Southland brokerages have long been criticized for providing too little research coverage of area companies. That may be changing--in a big way.
Seidler Amdec Securities, a Los Angeles firm that mainly caters to large institutional investors, has brought in a new research chief with ambitious goals for the company's stock coverage. Some Seidler competitors also say they're plotting significant increases in their research analyst staffs, to spotlight more area companies.
Whether the firms quickly follow through on their plans remains to be seen, given the once again lousy environment for stocks. But many area brokerages insist that, long-term, stronger research coverage is key to attracting more investors and more corporate finance business.
No other firm appears to have as substantial a research boost planned as Seidler. The brokerage's 61-year-old chairman, Roland Seidler Jr., says he wants to make a new commitment to research as a means of bolstering the firm's investment banking activities--the underwriting of stock and bond offerings, for example.
Seidler recently hired Ramon Pecuch to replace Robert Hanisee as the brokerage's research chief. Hanisee, long a fixture at Seidler, left to join Trust Co. of the West in Los Angeles as a money manager.
Pecuch, 44, had been research chief at brokerage Roulston & Co. in Cleveland until he quit a year ago to devote himself full time to running a tool and die shop he owned in that Midwest city. After meeting Seidler through a mutual friend, Pecuch says he became intrigued with Seidler's vision for his firm and decided to get back into the business.
Pecuch's three- to five-year plan is to add seven stock analysts to the five Seidler now has. With 12 analysts Seidler would match Bateman Eichler, Hill Richards, which now leads in the number of analysts based in Los Angeles.
Seidler's first big move: It recently hired entertainment industry analyst Jeffrey Logsdon away from L.A. competitor Crowell, Weedon & Co. Meanwhile, major shifts in analyst teams also are afoot among other Southland brokerages:
* David Holt, Wedbush Morgan Securities' research chief, says he's looking to hire three analysts to complement his current team of three (one of whom, drug industry analyst David Saks, is based in New York). Holt wants two of the new hires to be generalists, "to concentrate on emerging growth companies on the West Coast."
* Newport Beach-based Cruttenden & Co., which has a two-man research team focusing mostly on small Southland companies, recently hired a part-time analyst and now wants to add coverage of the entertainment and defense industries, says research chief Mark Matheson.
* Norman Mains, Bateman's research director, denies persistent rumors that Bateman parent Kemper Corp. is planning to cut the L.A.-based research staff to reduce expenses. He says Bateman will at least retain its 12 analysts and says he'd like to beef up the firm's coverage of technology and utilities.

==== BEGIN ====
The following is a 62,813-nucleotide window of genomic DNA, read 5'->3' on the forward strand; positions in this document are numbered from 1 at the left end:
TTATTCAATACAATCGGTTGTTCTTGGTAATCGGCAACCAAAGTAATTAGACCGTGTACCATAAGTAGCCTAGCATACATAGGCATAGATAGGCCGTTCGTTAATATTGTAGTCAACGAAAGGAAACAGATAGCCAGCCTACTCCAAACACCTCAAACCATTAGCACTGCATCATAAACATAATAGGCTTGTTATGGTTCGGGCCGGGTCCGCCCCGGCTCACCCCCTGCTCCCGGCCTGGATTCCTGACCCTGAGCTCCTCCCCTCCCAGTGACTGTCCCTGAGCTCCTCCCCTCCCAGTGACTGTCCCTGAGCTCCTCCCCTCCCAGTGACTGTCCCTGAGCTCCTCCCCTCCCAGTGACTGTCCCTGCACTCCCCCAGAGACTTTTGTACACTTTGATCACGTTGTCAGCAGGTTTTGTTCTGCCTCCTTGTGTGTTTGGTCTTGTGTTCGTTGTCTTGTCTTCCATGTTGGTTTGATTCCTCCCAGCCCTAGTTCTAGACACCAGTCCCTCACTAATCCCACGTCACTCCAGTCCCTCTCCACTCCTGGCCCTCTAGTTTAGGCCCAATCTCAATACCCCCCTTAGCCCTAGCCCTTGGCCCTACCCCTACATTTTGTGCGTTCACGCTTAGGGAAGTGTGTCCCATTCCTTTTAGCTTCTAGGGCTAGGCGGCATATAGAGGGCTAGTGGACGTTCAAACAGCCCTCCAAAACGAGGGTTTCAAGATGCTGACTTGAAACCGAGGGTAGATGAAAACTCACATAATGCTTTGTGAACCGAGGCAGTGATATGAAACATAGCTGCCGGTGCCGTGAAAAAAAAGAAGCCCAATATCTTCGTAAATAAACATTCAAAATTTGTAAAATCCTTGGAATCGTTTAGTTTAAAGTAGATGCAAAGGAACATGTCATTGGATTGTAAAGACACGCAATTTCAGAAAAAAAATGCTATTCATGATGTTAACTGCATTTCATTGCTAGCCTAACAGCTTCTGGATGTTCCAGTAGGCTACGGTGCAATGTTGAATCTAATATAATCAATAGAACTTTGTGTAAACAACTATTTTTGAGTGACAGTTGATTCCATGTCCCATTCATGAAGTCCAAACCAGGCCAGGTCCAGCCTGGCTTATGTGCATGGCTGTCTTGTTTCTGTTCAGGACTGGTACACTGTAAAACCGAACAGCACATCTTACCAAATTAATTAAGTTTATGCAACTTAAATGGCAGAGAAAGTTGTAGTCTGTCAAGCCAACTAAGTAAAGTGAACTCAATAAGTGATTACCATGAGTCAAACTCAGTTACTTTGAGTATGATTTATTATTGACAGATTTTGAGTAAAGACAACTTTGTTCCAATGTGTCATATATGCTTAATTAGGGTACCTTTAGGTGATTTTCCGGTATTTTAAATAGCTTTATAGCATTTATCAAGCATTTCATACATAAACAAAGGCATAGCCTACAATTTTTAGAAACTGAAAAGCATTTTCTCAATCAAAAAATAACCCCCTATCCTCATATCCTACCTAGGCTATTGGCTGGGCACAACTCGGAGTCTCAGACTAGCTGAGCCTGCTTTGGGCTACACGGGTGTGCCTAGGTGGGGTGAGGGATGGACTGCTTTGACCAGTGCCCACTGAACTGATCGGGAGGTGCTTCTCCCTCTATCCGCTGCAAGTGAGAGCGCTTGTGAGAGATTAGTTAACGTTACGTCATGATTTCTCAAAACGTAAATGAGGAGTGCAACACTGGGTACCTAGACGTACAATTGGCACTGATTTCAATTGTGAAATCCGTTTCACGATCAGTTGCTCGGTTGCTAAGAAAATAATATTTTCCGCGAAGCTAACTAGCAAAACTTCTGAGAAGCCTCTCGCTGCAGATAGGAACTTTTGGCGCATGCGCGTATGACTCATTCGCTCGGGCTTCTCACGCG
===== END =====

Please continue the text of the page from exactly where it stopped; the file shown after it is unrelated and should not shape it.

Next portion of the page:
The rumors swirling around Bateman point up the conflict within the brokerage industry over the expansion of research efforts now: As the stock market continues to slump, many firms find it difficult to justify hiring more analysts to tout stocks that may find few buyers anyway.
Analysts aren't cheap. Salaries for such professionals in the Southland start in the $50,000 to $75,000 range. And finding analysts who are good stock-pickers--and who can mesh well with a firm's brokers--is always a huge challenge. For example, Wedbush's Holt admits his firm didn't see eye-to-eye with energy analyst Ken Funsten, who recently left "by mutual agreement."
Even so, many L.A. regional brokerages agree there's a strong need for more local analysts tracking Southland companies. Most major Wall Street brokerages have no analysts based here. That leaves the turf wide open for the regionals, if they're willing to spend the money.
"There's a vacuum here," says Seidler's Pecuch. Even in the case of analysts who are based here, some brokerage executives admit that too little attention is paid by those analysts to local firms. "There's been a tendency never to follow the guys in your own back yard," one brokerage officer laments.
Analyst coverage of a stock is important for a number of reasons. While an investor can learn a lot from a firm's annual report, a trained analyst can succinctly detail the positives and negatives about the company in a manner that the company would never provide. An analyst also can provide insight into the company's performance versus its industry peers.
The goal is to get a consistently objective opinion from an analyst regarding a company's true potential. In practice, total objectivity is rare. It's easy to advise buying a stock but much tougher to say sell. After all, one reason a brokerage employs analysts is to lure companies to do their financing with the brokerage. An analyst who locates and recommends a promising firm's stock obviously is making the company's managers very happy.